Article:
Stamp laments missing big win
Vicki Hall, Calgary Herald
Published: Sunday, October 26, 2008
JoJuan Armour gingerly took off his sunglasses and took his place next to quarter- back Henry Burris on picture day for the Calgary Stampeders.
His right eye is bruised. His nose is badly swollen.
Perhaps even broken? "I don't know," he said after the final flashbulb popped and the men in red slowly dispersed to enjoy a rare afternoon off.
"I'm good." The black eye and puffy beak are visible evidence of his involvement in a physical altercation last Tuesday night in Calgary.
But the 32-year-old said the physical pain is nothing compared to the agony of missing Friday's 28-17 Canadian Football League road victory in Hamilton.
"People who love the game will understand how much it hurts," he said. "It's more emotional than anything else." Armour stayed home in Calgary to serve a one-game suspension handed down by general manager and head coach John Hufnagel.
"More than anything, my feelings are hurt," Armour said. "I couldn't participate, and it hurts, because we're so close to the goal.
"I've been a part of the team. A captain of the team.'' Details of the altercation are sketchy, and Armour would prefer it remain that way. He politely declined comment on the explanation offered up by one of his former teammates last week in Hamilton.
According to that version of events, Armour jumped in to break up things when he saw a man attacking his female companion.
"Honestly, I was in the wrong place at the wrong time," Armour said. "But a smarter person wouldn't have been in that situation.
"The story isn't important. What's important is that we clinched the West, and I missed it. The biggest game of my professional career."
The biggest game of his professional career is actually set for Nov. 15 when the Stampeders host the West Final at McMahon Stadium.
With a victory, the Stamps can advance to the Grey Cup championship for the first time since 2001.
As for Armour's playing status, Hufnagel says the punishing linebacker has served his punishment. In the eyes of management, the incident is history.
"I had a chance to speak with JoJuan and he is genuinely sorry for putting himself and the team in a bad situation," Hufnagel said Saturday. "He apologized and wants to move forward.
"And that's what we're doing."
This isn't the first time Armour's name has appeared in headlines related to his life outside of football. In January 2007, police charged the six-foot, 220-pounder with resisting arrest in connection with a fight and stabbing outside a drinking establishment in his home town of Toledo, Ohio.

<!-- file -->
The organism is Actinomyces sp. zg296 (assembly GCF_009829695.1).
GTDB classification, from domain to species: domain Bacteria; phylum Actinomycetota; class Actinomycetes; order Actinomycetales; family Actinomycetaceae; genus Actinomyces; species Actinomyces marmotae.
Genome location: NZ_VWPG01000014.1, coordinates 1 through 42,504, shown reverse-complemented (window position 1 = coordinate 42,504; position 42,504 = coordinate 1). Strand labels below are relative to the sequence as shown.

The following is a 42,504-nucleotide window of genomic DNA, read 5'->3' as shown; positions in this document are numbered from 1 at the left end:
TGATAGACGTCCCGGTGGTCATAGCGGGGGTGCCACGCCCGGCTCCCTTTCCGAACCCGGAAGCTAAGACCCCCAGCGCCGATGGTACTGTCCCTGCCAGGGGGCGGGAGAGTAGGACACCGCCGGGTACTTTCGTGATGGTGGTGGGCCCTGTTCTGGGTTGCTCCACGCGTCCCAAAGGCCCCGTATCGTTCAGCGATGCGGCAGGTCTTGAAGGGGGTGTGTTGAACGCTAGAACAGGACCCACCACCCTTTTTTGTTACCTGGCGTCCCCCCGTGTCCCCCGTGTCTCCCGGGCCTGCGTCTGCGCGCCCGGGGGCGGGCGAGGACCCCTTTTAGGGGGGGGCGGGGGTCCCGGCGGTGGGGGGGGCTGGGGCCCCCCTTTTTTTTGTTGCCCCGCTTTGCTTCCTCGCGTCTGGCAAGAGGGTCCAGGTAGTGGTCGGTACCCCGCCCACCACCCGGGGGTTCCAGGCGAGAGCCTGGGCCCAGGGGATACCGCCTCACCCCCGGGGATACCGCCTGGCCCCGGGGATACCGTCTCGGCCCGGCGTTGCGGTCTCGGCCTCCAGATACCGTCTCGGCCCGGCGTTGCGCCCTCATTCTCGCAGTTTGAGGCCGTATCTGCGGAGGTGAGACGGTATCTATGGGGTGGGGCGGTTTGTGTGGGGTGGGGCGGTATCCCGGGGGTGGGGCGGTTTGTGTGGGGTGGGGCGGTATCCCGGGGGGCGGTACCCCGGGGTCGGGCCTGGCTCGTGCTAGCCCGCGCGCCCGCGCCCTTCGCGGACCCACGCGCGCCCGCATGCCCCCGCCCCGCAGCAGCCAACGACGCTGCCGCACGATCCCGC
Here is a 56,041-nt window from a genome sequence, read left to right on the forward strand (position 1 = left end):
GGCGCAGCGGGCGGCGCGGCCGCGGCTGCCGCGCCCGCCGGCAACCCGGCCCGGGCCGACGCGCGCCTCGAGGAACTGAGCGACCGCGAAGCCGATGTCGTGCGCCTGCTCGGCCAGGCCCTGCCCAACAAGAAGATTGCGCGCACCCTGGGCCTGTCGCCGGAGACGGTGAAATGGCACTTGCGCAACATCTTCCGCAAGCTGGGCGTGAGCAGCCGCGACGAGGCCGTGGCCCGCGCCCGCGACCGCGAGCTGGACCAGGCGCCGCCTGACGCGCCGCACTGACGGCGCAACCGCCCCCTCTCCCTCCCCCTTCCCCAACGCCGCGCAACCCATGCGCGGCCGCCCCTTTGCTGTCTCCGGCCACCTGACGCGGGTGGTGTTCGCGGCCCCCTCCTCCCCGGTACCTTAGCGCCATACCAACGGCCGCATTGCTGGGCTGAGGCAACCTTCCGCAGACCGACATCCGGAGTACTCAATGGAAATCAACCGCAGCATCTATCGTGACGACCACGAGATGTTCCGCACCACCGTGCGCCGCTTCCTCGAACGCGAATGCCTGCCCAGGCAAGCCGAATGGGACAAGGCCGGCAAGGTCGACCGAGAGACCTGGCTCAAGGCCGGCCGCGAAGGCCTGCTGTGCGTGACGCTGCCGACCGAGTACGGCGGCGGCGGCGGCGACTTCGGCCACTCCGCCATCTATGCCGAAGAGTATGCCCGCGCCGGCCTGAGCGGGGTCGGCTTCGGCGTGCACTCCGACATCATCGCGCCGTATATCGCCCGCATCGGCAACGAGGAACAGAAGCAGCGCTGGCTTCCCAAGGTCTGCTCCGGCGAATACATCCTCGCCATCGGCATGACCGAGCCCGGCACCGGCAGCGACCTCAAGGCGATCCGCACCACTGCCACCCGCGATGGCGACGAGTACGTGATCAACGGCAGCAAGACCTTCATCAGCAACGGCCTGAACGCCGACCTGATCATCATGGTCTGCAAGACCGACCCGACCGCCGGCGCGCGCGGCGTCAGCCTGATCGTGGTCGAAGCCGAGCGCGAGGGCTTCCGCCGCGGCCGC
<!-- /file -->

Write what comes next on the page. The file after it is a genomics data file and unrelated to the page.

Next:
But Armour wants Stampeder fans to know he's a solid individual, both on and off the gridiron.
"I've never been an instigator," he said. "I've never been a troublemaker.
"More than anything, I'm sorry I let (the fans ) down by my absence. But I'm thankful we have guys on our team who stepped up and played well."
Armour hopes to make it up to the fans, and his teammates, by dominating when it counts in the West Final.
The Miami of Ohio product played five seasons in the National Football League before joining the B.C. Lions in 2004. He spent two years with B.C., and then two with Hamilton before signing with Calgary as a free agent this year.
In his first season as a Stampeder, Armour has 54 tackles, four sacks, an interception and a fumble recovery.
"We expect to win it all," he said. "That's what our goal is. And now, the stars are lined up for us to do that."
In a show of support, injured quarterback Dave Dickenson walked over to Armour Saturday as the veteran linebacker adjusted his sunglasses and readied himself to speak with reporters.
"You OK?" Dickenson asked, giving Armour a friendly tap on the shoulder.
Armour nodded. And grinned.
"My teammates love me," he said. "I got a million calls after the game, a million texts.
"I wish I could have been there with them."email@example.com